By Lou Ponsi
Over its 50 years of existence, Dana Hills High School has prepared tens of thousands of students to advance to the next stages of their lives and many have gone on to achieve great things.
For Dana Hills High’s 50th Anniversary Celebration, current students, alumni dating back to 1973, current and former teachers, family members, and supporters gathered in the Dolphins’ gymnasium to reminisce and salute five decades of achievements.
Festivities included pep rally performances from the school’s cheer and dance teams and notable alumni speakers such as Andrew McMahon, a graduate from the Class of 2000 who achieved fame as a singer/songwriter and producer with a body of work that includes several solo albums and performances with the bands Something Corporate and Jack’s Mannequin.
McMahon, who started his first band, Left Here, while a student at Dana Hills, credited then-choir director Ray Woods for helping McMahon cultivate his music and for teaching him the “language of music.”
“He taught me how to speak to other musicians,” McMahon said, “and that was the thing that I got at this school that blew my mind. As a kid who was not an academic, I had faculty members, I had administrators who saw my passion, helped me get the grades that were good enough to keep me in the school, helped overlook some of my truancies.”
Another well-known alumni speaker was Pat O’Connell from the class of 1989, who went on to be a pro surfer, a Surfing Hall of Fame inductee, and performer in the classic surfing film, “The Endless Summer.”
“What I found here was, first of all, some freedom,” O’Connell said. “I grew up in a very conservative household in Chicago. I used to joke, Santa would bring me a bike for Christmas, and it was so cold I didn’t get to ride it until Easter. So, all of a sudden, I came here to California, and to Dana Point, and I just have everything at my fingertips. It was a safe community. There were people around me that cared, and you know, you stayed out, but people watched. I didn’t think that was that big of a deal when I was a kid. Now, as I’ve gotten older, I realize how special that is.”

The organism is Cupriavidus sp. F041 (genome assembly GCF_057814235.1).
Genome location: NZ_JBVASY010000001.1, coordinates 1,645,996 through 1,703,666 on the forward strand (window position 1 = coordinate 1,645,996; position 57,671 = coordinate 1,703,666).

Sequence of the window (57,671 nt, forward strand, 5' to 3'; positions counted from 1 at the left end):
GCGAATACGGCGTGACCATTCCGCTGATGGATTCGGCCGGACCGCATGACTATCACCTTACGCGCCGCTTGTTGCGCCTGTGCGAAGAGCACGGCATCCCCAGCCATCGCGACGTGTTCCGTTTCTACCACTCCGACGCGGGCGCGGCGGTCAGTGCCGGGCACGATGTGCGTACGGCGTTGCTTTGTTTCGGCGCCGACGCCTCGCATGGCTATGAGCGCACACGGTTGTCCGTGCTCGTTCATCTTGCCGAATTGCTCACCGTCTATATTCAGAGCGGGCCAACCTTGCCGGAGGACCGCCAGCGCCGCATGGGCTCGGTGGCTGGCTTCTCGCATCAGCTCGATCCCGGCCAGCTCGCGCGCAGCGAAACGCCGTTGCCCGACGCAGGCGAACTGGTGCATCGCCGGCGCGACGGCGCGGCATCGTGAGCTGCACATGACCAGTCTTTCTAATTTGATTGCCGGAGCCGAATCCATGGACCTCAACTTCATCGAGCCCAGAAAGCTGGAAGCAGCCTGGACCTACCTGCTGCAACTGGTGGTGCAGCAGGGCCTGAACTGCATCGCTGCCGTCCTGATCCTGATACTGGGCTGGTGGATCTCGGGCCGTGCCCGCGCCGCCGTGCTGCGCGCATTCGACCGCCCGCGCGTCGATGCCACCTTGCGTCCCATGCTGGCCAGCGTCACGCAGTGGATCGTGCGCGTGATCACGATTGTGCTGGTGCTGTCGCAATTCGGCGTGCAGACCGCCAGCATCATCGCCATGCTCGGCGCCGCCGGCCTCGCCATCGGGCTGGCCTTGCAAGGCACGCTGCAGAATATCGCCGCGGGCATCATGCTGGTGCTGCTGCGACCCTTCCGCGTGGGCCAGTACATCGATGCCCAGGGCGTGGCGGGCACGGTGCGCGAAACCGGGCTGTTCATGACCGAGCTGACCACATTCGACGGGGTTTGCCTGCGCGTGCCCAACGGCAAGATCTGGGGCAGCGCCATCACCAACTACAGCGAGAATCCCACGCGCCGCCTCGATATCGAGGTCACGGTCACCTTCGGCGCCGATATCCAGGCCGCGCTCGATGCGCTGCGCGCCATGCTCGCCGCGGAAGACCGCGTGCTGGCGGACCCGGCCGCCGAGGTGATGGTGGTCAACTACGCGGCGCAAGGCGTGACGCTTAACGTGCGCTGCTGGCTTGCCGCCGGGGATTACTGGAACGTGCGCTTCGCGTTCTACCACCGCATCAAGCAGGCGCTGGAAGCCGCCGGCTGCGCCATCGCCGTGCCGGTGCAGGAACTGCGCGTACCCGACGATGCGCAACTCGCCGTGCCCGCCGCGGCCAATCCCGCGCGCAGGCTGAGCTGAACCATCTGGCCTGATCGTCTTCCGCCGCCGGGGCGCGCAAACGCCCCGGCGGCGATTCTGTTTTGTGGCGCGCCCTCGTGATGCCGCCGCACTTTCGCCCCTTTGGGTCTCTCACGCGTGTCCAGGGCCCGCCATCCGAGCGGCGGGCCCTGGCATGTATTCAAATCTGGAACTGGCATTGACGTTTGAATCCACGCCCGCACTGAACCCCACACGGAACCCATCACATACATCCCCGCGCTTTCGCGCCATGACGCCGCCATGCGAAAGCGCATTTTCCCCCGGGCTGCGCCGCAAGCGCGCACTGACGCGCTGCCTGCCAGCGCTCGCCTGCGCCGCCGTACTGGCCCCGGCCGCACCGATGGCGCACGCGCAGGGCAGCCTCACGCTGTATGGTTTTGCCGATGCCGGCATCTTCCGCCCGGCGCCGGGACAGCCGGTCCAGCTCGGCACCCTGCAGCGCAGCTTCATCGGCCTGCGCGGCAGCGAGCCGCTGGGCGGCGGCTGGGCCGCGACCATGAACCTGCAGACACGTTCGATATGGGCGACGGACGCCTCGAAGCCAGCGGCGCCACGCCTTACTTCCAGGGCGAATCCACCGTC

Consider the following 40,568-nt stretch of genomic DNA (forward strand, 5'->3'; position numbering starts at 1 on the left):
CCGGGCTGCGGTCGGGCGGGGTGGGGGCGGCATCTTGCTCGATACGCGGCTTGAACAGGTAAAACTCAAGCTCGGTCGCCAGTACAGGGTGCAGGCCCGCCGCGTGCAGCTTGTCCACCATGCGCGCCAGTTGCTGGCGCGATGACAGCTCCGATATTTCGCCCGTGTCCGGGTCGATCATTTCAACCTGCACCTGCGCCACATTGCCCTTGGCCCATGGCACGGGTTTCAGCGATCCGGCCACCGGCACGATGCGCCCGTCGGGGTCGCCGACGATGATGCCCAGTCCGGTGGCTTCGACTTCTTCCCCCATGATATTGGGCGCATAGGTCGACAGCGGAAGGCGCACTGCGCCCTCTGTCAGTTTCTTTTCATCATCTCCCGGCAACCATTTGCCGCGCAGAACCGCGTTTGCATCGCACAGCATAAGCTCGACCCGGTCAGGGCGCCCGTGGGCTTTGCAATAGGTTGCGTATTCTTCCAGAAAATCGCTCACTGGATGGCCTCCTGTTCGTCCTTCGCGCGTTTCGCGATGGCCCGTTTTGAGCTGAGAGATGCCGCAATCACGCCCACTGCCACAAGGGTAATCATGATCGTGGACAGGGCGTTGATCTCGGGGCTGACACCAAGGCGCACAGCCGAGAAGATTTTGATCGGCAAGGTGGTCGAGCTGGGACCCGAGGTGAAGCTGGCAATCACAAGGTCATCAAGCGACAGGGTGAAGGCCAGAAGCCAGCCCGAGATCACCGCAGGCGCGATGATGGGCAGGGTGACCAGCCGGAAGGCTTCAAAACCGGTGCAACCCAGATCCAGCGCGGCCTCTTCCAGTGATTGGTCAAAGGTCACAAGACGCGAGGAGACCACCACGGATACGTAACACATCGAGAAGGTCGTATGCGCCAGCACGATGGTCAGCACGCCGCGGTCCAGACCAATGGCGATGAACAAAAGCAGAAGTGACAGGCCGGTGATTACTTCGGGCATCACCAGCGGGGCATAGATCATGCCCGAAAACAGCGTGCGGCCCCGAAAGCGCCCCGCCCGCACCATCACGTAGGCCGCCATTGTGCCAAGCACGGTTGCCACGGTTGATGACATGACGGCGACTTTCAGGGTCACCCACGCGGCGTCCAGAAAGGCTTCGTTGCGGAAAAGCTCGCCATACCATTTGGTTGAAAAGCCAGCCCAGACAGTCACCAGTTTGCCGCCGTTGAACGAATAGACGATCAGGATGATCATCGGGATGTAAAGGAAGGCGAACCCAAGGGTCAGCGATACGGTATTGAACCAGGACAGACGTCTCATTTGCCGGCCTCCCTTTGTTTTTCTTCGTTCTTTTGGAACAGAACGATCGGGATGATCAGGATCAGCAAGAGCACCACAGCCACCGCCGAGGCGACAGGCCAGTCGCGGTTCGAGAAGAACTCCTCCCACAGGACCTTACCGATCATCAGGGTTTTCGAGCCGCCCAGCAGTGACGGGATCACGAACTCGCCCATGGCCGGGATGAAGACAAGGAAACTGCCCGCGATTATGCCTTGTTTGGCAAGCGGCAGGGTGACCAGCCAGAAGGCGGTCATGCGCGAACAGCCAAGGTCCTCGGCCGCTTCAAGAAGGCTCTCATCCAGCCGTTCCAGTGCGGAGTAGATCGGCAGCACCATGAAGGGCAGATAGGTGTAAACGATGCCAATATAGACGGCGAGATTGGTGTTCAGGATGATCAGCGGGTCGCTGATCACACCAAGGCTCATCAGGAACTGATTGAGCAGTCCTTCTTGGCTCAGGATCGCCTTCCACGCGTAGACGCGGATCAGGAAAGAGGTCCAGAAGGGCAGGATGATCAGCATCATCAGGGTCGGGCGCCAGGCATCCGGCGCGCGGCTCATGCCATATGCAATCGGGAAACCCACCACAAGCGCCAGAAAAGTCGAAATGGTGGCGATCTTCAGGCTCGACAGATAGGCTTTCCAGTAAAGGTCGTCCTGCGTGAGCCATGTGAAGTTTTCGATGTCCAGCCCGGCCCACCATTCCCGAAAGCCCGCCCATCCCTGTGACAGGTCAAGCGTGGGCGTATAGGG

In 2016, the National Association of Music Merchants gave Dana Hills a “Best Community for Music Education” award. The high school has also been named the “Best Community for Music Education by the National Association of Music Merchants.”
“So, we’ve been through a 50-year tradition of excellence,” Bragg said. “And you can see that excellence is continuing on. And while I can take no credit for it yet, I’m definitely going to ride on those coattails for as long as I can as we move forward.”
The athletic accomplishments of Dana Hills High were also acknowledged and are too numerous to list but are evidenced by the rows and rows of banners that grace the walls of the school’s gymnasium. Some highlights include:
- The boys and girls cross country both won CIF Southern Section Division 3 titles last season.
- Junior runner Evan Noonan is the defending CIF State Division 3 champion and is on par to win the state title again this year.
- The girls and boys swim and lacrosse teams both won their first league titles in school history in 2022.
The celebration was planned to include the opening of a time capsule that was buried on campus by the class of 1973, but with construction that included modifications and additions to the campus, officials have not been able to find the exact location of the time capsule.
“Alumni have contacted me ever since the story broke, and I’ve gotten probably 100 tips on where they think it is, where it was, or stories about it,” Dana Hills Principal Brad Baker said. “We’ve allowed people to use metal detectors, and we’ve had alumni on campus to help us search, but we haven’t been able to find it.”
However, the event featured a 15-minute video time capsule chronicling the school’s growth and accomplishments over the past 50 years, including images of the school’s construction and stories from some of the original teachers.
“Everything was about growth because it was a new school,” retired PE teacher Tim Butler said in the video. “Whether it was the academic departments or the athletic department, they were trying to start tradition. They were trying to start a legacy of success and of interest and of passion and being on the ground level of that was kind of fun.”